Tacama are one of the best known wine producers in Peru. They are mentioned in Monty Waldin’s book Wines of South America (2003) and also in Evan Goldstein’s recent work also named Wines of South America (2014.) Like many Peruvian producers however Pisco is a significant part of their portfolio and per capita consumption of table wine remains low in Peru.
The journey down the main highway from Lima had taken several hours. And on the way down we had picked up our generous host José Antonio Olaechea, head of the family that runs Tacama.
We got off the main road just before entering Ica, took dusty (and bouncy) country roads through groves of pecans and across dry riverbeds, eventually crossing the turbulent, chocolate coloured Ica River itself over what resembled a Bailey bridge. Another bumpy dirt road and, finally a large wall and manned gate, the entrance to the estate.
Inside was a very special welcoming party, a spectacular way to welcome the Masters of Wine to Peruvian vineyards.
We were then treated to a demonstration of Peruvian horsemanship on the lawn in front of the winery, along with snacks and cold drinks from the winery restaurant.
Breeding good horses is just one part of the magic. The handler and the horse spend many hours together to establish a rapport. It was a fabulous display, culminating in a dance between a woman and a horse and rider combination.
Tacama has been producing wine for hundreds of years, but the real foundations of modern viniculture began in the 1920s, when José’s grandfather purchased the estate and began reforming the vineyards and winery. The family sought French consultants (from Bordeaux) in the 1950s and 60s, but a complicating factor was the land reforms of the 1960s, which divided up a lot of Peru’s large agricultural holdings into tiny parcels. José says that from 140 hectares he has slowly built the estate back up to 300 hectares, but progress is very slow as many of these small holdings have multiple family members owning them. The major issue in Ica Valley is buying land with water rights – as nothing will grow in this area without irrigation.
Formerly on this site there was a convent and so the estate has its own working chapel, as well as a belltower, which features prominently on the company’s labels. The bell was used to summon the fieldworkers to meals (while there is a large crack in it, it is still very much in working order.)
But now that all of this has been absorbed into the winemaking estate, the layout of the Tacama complex resembles a traditional Peruvian ranch, with a stable area at one end, a central courtyard and in the middle a lovely fountain. The belltower provides a great lookout on the main vineyard block, which is on sandy loam. Jose mentioned that they have identified a number of different soil types in the Valley, but most of them are variations on sandy loams.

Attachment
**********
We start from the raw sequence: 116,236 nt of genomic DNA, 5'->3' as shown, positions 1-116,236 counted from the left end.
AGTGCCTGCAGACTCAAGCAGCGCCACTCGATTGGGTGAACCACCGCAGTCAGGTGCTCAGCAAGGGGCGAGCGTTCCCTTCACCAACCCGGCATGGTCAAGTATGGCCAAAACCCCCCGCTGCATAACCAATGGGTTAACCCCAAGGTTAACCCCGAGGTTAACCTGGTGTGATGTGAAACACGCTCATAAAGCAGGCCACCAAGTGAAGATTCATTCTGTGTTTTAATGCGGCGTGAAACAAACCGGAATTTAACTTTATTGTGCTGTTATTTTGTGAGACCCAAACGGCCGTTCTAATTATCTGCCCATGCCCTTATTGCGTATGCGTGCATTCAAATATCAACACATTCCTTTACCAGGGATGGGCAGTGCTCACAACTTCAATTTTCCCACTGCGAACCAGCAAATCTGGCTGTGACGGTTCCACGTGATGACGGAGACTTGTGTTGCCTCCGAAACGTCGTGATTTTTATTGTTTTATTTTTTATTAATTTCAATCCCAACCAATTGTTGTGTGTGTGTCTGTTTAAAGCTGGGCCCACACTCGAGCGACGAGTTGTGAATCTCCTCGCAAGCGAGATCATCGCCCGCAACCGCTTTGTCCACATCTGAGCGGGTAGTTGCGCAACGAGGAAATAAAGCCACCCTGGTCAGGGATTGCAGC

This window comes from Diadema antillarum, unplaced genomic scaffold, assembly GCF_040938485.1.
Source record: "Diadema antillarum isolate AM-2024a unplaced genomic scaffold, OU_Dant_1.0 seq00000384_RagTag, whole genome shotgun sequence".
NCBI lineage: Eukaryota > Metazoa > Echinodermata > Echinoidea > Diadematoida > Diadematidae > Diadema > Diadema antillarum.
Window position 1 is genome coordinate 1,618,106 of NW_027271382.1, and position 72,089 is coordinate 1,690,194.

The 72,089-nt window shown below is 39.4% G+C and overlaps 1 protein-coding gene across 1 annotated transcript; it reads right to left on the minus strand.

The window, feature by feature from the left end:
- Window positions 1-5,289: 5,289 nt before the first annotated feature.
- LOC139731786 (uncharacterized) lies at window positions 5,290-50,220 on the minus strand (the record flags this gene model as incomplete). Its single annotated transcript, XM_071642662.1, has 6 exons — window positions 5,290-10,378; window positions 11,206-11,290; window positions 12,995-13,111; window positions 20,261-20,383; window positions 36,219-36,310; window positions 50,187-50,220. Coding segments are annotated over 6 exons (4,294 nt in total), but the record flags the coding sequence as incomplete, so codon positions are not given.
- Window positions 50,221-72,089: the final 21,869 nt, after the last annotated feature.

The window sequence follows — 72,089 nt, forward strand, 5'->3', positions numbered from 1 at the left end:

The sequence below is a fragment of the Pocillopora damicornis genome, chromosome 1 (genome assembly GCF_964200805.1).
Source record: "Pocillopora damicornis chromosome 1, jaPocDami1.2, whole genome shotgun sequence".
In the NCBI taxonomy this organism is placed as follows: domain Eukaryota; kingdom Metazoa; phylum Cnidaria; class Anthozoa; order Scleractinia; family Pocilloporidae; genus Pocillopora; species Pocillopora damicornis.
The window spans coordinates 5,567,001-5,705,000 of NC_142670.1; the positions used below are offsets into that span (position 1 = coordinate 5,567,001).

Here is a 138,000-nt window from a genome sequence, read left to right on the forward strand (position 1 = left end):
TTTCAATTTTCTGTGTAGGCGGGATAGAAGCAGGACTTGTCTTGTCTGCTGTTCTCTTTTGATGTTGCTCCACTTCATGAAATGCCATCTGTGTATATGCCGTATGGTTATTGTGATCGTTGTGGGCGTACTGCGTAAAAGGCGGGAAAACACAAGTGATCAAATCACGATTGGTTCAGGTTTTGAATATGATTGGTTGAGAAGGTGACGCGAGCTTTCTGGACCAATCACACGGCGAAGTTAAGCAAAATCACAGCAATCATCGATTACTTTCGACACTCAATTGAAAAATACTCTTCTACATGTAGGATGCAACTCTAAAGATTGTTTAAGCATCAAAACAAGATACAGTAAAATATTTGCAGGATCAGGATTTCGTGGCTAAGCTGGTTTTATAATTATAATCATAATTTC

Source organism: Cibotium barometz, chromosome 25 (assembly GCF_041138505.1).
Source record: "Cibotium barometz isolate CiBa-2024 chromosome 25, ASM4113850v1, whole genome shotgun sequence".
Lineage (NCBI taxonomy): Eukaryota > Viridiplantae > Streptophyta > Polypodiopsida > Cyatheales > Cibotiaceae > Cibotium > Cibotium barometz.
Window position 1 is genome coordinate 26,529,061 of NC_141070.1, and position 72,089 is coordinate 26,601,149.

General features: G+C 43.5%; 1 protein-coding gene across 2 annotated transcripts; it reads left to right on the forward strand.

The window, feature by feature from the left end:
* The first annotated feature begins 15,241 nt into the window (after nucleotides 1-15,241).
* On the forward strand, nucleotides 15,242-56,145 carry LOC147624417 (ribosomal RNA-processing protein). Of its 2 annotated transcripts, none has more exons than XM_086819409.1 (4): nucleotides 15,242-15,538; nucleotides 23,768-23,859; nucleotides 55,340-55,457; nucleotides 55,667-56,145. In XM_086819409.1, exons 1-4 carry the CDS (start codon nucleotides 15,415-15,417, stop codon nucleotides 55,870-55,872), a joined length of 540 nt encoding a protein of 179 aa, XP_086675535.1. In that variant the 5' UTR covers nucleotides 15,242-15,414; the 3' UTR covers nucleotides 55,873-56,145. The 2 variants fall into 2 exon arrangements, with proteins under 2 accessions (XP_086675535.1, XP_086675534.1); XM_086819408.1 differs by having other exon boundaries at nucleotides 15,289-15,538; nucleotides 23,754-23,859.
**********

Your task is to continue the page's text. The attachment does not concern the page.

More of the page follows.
The winery complex itself is huge, dating back as it does almost a hundred years. And there is ample room for expansion, though they have retained some of the character with the old wooden vats and some amazing photos documenting the history of Tacama Estate.
Tacama is a historically significant vineyard in South America. It was originally a site where a lot of Spanish varieties were first introduced to the continent, many by way of the Canary Islands, which were a staging post for ships to the new colony. Over the centuries, the varieties have changed as successive custodians have honed in on what works best in Ica Valley. However, right in the middle of the main vineyard block is a small, unkempt patch of vines, 120 year old Albillo plants, from which Tacama makes a small amount of wine.
Total production from the estate is around 130,000 cases, with around 25% of that being spirits, some of Peru’s best Pisco under the Demonio de los Andes and Gran Demonio labels. More recently the family have been planting classic French varieties, such as Sauvignon Blanc, Viognier, Tannat and Petit Verdot, to add to the varieties that were already here in the early twentieth century. Their winemaker is a Frenchman, albeit that he has settled now in Peru and they have maintained their relationship with consultants back in France.
Enotourism is starting to become important part of Tacama’s business. A week or so earlier there had been a long weekend in Peru, so the winery had been overrun with visitors The winery has an upmarket cellar door, with a huge tasting room and well stocked gift store. Easter was coming up – and they were already planning for extra staff to cope with the expected influx of holiday makers.
José and family realise how important this is to the future table wine market in Peru. In a country where the most popular wines are cheap, semisweet blends of all sorts of grapes (Ica Valley is also a large producer of table grapes, often grown on pergolas), getting people to trade up to varietal labelled wines is a big task. But he has already developed with some ingenious methods to engage these wine interested visitors. They have a small theatre, complete with video on how wine is made. And José has developed a viewing platform into the main winery, with a series of different coloured lights highlighting stages of the winemaking process. Finally they have a purpose built tasting room right next to the lab – so they can run formal tastings with members of the trade.
Now on top of this all, Tacama has a fabulous restaurant, presided over by José’s sister (who formerly worked in a law firm.) We were treated to a spectacular lunch featuring not just classic Peruvian dishes, but also prepared with local products and cooked by locals. It seems that Tacama had closed the restaurant for the day in our honour and we were given a long, leisurely lunch which more than made up for the early start.
After lunch we piled back in the bus to head over to Santiago Quierolo Resort.